London has been named the best connected city in the world by the Wireless Broadband Alliance (WBA).
However, a study carried out for World Wi-Fi Day found that eight per cent of people in the UK capital still do not have access to broadband.
This works out to more than 600,000 residents of the capital and is reflective of a wider trend in major urban heartlands.
Indeed, figures showed that 57 per cent of the urban population across the world are still not connected.
More than a third of these individuals were found to be living in some of the world's wealthiest cities, such as London.
Shrikant Shenwai, Chief Executive of the WBA, commented: "There is a clear divide between the digital haves and the digital have-nots.
"And while this divide generally mirrors socio-economic trends around the world, there are surprisingly high levels of urban unconnected citizens in major cities."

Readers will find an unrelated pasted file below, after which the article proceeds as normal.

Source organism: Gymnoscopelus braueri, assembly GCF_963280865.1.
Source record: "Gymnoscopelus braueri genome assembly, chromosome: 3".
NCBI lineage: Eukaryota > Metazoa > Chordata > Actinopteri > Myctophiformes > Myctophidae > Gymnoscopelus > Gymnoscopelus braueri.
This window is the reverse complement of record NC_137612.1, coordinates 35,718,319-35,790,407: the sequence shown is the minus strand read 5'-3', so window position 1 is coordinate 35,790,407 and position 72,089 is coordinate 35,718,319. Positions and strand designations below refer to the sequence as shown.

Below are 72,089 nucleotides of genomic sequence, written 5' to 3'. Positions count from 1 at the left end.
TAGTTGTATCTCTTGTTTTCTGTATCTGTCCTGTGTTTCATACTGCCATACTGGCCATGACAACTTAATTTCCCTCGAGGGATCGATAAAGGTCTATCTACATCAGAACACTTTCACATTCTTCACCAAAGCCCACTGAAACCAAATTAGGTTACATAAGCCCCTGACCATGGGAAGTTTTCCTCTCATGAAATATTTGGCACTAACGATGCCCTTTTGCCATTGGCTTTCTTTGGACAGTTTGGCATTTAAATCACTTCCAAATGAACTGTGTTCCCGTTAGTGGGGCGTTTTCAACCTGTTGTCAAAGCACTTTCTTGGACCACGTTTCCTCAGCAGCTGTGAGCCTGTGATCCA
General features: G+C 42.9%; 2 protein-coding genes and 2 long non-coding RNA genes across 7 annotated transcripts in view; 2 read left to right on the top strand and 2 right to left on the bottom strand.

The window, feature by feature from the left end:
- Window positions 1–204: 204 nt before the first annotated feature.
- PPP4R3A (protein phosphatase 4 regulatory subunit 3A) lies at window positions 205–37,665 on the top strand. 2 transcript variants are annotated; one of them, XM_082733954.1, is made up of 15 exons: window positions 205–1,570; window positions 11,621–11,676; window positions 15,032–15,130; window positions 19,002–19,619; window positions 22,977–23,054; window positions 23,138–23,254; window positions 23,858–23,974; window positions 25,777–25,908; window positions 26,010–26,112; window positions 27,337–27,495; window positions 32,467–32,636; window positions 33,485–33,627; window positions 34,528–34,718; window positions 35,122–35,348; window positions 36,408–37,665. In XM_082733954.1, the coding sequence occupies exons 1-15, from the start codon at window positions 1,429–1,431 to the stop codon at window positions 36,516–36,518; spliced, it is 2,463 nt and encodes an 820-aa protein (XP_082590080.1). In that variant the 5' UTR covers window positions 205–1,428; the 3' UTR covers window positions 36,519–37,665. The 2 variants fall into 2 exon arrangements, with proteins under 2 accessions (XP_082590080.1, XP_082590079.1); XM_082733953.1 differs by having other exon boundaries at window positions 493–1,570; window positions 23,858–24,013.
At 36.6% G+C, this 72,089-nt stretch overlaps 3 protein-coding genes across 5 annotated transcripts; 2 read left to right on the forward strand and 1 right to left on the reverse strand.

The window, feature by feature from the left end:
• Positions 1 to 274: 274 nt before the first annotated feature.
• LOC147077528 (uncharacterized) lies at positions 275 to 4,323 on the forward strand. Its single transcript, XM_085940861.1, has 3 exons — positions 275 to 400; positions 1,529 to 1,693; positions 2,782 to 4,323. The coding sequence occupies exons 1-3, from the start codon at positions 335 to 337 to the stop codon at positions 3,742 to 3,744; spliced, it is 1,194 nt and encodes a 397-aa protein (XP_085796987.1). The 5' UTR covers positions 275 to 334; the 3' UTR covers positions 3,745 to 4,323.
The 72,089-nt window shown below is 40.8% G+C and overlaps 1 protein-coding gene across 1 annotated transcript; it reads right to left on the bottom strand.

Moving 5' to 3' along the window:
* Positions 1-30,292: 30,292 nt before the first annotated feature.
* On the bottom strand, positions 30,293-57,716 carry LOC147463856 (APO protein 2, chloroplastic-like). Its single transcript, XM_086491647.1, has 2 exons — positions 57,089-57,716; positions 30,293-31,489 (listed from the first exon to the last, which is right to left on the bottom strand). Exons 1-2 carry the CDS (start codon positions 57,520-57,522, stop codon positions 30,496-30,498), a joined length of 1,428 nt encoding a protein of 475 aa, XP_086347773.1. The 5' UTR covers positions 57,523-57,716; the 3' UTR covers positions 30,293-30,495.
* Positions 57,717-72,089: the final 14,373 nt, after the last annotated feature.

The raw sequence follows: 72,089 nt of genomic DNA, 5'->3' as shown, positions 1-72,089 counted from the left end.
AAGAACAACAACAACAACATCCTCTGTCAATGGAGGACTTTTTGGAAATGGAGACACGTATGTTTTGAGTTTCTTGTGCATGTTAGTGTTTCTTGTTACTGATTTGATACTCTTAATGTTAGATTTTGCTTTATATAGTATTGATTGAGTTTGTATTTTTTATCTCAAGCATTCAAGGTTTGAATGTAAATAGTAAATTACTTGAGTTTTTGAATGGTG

Mr Shenwai has therefore called on cities, governments, operators and major technology companies to work together to tackle this problem.
He argued that collaboration between all these stakeholders would help to deliver affordable and sustainable connectivity "for everyone everywhere".
Nearly one in five residents of major European cities were found to be without internet access, along with almost a quarter of city dwellers in North America.
The proportion of unconnected citizens in cities was highest in the Middle East and Africa, with the figure coming to 82 per cent.
Meanwhile, 68 per cent of city residents in the Asia Pacific area were found to be without broadband, along with 55 per cent of their counterparts in Latin America.